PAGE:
Mountain gorillas are elusive, making their homes in the high altitude forested volcanoes of East Africa. In summer 2014, I spent several days photographing mountain gorillas in Rwanda, a beautiful and peaceful country in the heart of gorilla territory. It was an amazing experience I will never forget.
The cornerstone of Rwanda’s tourism efforts is Volcanoes National Park, home to the mountain gorilla. Today, the mountain gorilla is critically endangered, with the total population estimated at under 1000 (mostly concentrated in the Virunga Mountains of Rwanda, Uganda, and Congo). Although their numbers are slowly increasing as a result of conservation initiatives, gorillas continue to face major threats from habitat loss and poaching. A burgeoning tourist economy focused on the gorillas is probably their best hope for long term survival.
Gorillas are peaceful and magnificent animals, living in cohesive groups of anywhere between five and thirty individuals (sometimes even more). Sharing 98 percent of their DNA with humans, gorillas are among our closest cousins in the animal kingdom. When looking into the unfathomable depth of their eyes, it is hard not to see us staring back.
Trekking with gorillas is a remarkable experience. Depending on which family group you are assigned to, your trek can be as short as 45 minutes or as long as several hours. The trekking can be very difficult, as it is often steeply uphill at high altitude, through seemingly impenetrable thickets of stinging nettles. The guides and trackers do a great job hacking a path out of the jungle, and porters are available to carry heavy camera equipment. When you find your assigned gorilla group, you are limited to one hour of interaction, which never seems enough time to be among these gentle giants.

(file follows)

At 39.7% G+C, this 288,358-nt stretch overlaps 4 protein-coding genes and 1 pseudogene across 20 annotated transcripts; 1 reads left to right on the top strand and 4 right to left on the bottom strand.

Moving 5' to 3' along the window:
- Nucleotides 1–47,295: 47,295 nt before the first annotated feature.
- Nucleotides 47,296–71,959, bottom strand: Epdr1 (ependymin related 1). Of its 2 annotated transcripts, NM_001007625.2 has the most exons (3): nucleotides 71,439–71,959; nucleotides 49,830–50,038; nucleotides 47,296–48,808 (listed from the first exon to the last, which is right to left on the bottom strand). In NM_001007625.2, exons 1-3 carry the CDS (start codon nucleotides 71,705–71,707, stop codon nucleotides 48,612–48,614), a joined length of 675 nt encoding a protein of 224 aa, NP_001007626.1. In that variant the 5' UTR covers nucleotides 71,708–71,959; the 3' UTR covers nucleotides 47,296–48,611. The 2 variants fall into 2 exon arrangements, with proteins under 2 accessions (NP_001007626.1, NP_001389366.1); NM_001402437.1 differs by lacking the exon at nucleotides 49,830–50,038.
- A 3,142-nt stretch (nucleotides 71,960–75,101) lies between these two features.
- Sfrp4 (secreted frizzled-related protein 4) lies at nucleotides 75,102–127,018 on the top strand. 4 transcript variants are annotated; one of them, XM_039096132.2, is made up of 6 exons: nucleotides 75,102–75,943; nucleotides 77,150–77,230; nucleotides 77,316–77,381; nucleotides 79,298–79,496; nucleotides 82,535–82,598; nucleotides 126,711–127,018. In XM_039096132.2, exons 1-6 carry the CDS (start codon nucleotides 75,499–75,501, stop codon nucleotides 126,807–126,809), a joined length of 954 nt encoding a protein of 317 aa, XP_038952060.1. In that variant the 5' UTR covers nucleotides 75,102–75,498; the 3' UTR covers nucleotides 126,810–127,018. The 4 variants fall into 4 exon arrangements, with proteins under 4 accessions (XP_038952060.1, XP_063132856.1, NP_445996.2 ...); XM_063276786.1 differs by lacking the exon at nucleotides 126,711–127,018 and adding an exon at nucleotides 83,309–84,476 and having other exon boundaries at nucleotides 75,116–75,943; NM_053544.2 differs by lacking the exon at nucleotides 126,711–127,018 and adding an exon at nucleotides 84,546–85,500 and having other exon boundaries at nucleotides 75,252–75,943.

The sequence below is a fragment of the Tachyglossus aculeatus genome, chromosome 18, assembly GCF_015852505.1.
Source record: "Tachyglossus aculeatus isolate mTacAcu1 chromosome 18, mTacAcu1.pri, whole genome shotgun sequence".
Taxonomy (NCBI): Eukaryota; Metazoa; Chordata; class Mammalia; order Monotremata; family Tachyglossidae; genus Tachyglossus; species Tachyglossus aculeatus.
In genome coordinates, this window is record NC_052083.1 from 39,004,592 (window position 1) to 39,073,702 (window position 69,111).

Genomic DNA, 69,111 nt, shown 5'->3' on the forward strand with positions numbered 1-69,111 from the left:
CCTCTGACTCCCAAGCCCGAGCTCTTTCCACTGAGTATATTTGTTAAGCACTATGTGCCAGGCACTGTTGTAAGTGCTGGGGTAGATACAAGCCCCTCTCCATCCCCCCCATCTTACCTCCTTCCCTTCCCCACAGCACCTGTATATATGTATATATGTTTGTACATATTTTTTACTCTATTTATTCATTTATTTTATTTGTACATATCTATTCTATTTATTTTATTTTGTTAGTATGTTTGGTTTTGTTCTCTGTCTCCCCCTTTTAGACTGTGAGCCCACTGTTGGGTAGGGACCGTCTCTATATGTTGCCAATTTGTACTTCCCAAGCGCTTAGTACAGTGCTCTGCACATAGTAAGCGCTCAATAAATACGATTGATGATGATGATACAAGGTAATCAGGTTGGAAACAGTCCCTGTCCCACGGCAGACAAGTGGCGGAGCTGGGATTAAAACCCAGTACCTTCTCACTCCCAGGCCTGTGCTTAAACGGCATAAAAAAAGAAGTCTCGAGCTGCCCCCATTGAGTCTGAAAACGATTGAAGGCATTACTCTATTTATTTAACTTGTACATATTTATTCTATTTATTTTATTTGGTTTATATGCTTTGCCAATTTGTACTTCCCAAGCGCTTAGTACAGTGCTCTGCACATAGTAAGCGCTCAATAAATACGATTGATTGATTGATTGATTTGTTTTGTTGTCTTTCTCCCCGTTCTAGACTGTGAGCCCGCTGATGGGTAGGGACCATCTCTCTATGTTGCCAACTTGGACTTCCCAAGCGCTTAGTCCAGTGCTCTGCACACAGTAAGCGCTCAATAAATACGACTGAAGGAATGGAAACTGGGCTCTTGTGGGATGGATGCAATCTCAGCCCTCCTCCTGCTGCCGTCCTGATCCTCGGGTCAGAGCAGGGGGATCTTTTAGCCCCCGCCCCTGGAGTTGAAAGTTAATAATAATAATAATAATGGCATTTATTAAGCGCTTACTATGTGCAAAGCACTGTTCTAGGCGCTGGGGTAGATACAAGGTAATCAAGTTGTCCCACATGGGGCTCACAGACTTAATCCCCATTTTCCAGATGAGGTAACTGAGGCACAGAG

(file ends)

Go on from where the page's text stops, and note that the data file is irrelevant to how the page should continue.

It is amazing how close you can get to these wonderful animals, so I found my 70-200mm lens to be sufficient for most of my photography. My tripod was pretty much useless, as the ground was extremely uneven and the gorillas were almost always moving around; using a monopod or handholding your camera is a better option. The light was constantly changing, so I used my camera’s auto ISO setting, allowing me to keep my attention focused on my subjects.
To learn more about conservation efforts to protect mountain gorillas, go to the African Wildlife Foundation’s website: awf.org. You can see more mountain gorilla photographs on my website: Dreamscapes – Mountain Gorillas.
About the author: World-renowned professional photographer and Tamron Image Master Ian Plant is a frequent contributor to several leading photo magazines and the author of numerous books and instructional videos. You can see more of Ian’s work at www.ianplant.com.
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